PubMed | University of Aalborg, Bundesanstalt fur Gewasserkunde, Technical University of Denmark, Kruger A S and San Luis Potosí Institute of Scientific Research and Technology
Type: | Journal: Water research | Year: 2016

Organic micropollutants (OMPs) such as pharmaceuticals are persistent pollutants that are only partially degraded in waste water treatment plants (WWTPs). In this study, a membrane bioreactor (MBR) system was used as a polishing step on a full-scale WWTP, and its ability to remove micropollutants was examined together with the development and stability of the microbial community. Two stages of operation were studied during a period of 9 months, one with (S1) and one without (S2) the addition of exogenous OMPs. Ibuprofen and naproxen had the highest degradation rates with values of 248g/g

Wetzel M.A.,Bundesanstalt fur Gewasserkunde | Wiegmann M.,Wasser und Schifffahrtsamt Cuxhaven | Koop J.H.E.,Bundesanstalt fur Gewasserkunde
Geotextiles and Geomembranes | Year: 2011

Geotextile materials find increasing use in coastal protection as an alternative material to natural stone, slag, and concrete. In this environment geotextiles, like all surfaces of technical objects immersed in seawater, are subject to accumulation of organisms on their surfaces, a process usually called biofouling. In a 2-year experiment we investigated the colonization of benthic organisms on two different geotextile materials (woven fabric and non-woven fabric) in the Elbe estuary, Germany, and compared it with the colonization on unglazed ceramic tiles as reference representing the nearest compromise to natural hard substrates. Then, non-woven fabric was colonized by significantly less species, fewer individuals, and lower biomass values than the woven fabric and the ceramic tiles (one-factor ANOVA, p< 0.05); no such significant differences were noted between woven fabric and ceramic tiles. Over time, the numbers of species and numbers of individuals did not show significant increases between the first and the second year (Student's t-test, p≥ 0.05), while the biomass was still increasing significantly on all materials (t-test, p< 0.05). However, biomass was almost two orders of magnitude lower on non-woven geotextiles than on woven material. Exposure to seawater and fouling organisms had no adverse effect upon the stability of the geotextiles (wide-width tensile test results; t-test p≥ 0.05). Geotextile materials therefore offer a unique choice in coastal and hydraulic engineering: depending on the application, engineers can choose between a material that is easily colonized by benthic species, or one that minimizes such colonization where it is undesired. © 2010 Elsevier Ltd.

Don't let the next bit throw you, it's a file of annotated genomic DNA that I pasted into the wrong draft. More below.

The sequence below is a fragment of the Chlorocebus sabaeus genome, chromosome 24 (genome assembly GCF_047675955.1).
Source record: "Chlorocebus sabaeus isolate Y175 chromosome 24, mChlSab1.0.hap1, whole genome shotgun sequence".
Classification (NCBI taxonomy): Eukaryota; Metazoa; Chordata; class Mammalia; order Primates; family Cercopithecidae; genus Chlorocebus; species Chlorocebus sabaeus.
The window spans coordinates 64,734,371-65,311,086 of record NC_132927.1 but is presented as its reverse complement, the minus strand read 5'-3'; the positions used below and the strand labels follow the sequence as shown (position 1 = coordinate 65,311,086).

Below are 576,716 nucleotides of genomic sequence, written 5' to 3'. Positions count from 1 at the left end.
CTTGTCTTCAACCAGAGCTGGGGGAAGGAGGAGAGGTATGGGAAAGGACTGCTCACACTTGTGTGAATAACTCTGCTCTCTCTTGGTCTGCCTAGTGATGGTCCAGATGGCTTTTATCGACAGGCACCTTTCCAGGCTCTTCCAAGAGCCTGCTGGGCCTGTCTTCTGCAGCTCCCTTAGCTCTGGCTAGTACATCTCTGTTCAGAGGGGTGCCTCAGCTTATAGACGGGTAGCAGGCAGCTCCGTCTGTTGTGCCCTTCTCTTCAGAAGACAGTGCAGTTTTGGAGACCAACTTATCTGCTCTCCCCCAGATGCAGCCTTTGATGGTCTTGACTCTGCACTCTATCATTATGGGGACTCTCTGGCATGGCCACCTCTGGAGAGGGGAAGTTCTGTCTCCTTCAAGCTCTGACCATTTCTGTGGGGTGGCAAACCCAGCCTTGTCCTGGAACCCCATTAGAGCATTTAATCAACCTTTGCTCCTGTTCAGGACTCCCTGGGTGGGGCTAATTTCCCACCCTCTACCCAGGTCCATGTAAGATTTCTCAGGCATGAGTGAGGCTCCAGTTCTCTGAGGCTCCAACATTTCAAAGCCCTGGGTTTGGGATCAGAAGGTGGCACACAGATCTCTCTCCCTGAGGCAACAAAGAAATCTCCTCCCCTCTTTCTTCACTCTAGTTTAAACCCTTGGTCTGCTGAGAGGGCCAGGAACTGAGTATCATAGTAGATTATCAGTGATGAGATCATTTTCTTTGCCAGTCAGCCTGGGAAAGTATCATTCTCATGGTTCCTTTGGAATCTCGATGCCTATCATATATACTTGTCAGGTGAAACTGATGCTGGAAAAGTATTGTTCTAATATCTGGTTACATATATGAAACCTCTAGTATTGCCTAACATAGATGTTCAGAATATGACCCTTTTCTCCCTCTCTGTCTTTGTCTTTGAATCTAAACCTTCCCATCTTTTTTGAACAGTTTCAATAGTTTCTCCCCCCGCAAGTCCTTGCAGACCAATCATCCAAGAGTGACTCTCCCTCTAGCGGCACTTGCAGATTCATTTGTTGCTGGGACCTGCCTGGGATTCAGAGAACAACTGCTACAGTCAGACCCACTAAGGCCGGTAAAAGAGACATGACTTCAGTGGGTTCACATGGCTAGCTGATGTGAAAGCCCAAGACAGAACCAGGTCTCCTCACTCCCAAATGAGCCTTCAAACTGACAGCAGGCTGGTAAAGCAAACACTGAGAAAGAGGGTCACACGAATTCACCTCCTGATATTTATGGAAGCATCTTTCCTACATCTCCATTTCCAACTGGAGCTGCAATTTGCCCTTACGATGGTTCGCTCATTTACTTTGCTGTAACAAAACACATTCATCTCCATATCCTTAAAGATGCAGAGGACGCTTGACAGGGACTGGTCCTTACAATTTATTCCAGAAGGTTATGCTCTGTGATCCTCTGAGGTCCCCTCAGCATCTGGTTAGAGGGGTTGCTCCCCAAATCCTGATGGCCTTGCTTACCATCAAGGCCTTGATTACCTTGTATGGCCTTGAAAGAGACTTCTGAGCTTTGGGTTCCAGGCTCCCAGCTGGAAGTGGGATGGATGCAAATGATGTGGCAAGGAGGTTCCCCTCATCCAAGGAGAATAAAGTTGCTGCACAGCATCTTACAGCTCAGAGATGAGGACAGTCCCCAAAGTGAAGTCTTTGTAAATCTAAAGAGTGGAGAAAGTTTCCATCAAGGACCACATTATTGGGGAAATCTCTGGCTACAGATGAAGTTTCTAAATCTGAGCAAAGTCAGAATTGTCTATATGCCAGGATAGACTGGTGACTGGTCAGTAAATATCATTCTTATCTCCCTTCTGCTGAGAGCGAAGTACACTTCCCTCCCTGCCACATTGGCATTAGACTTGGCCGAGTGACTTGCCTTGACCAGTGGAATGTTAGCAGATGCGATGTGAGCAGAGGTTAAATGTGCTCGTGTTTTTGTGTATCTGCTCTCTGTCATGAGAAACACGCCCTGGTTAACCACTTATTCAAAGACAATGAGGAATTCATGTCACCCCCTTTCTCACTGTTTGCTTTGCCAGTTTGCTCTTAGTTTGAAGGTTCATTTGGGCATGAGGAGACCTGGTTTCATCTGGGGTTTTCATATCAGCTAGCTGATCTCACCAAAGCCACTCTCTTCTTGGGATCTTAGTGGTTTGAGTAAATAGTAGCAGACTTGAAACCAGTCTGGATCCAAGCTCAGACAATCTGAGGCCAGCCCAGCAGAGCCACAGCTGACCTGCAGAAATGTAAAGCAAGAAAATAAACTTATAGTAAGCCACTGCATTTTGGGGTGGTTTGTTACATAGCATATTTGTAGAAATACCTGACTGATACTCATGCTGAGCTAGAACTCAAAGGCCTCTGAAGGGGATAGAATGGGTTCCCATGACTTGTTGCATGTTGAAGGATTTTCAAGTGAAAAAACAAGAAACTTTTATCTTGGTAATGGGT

Reggiani P.,Deltares | Reggiani P.,RWTH Aachen | Todini E.,University of Bologna | Meissner D.,Bundesanstalt fur Gewasserkunde
Hydrology Research | Year: 2014

The kinematic wave approach is often used in hydrological models to describe channel and overland flow. The kinematic wave is suitable for situations where the local and convective acceleration, as well as the pressure term in the dynamic wave model is negligible with respect to the friction and body forces. This is the case when describing runoff processes in the upper parts of catchments, where slopes are generally of the order of 10-3. In physical-based hydrological models, the point-scale conservation equations are integrated over model entities, such as grid pixels or control volumes. The integration leads to a set of ordinary differential governing equations, which can be solved numerically by methods such as the Runge-Kutta integrator. Here, we propose an analytical solution of a Taylor-series approximation of the kinematic wave equation, which is presented as nonlinear reservoir equation. We show that the analytical solution is numerically robust and third-order accurate. It is compared with the numerical solution and the solution of the complete dynamic wave model. The analytical solution proves to be computationally better performing and more accurate than the numerical solution. The proposed analytical solution can also be generalized to situations of leaking channels. © IWA Publishing 2014.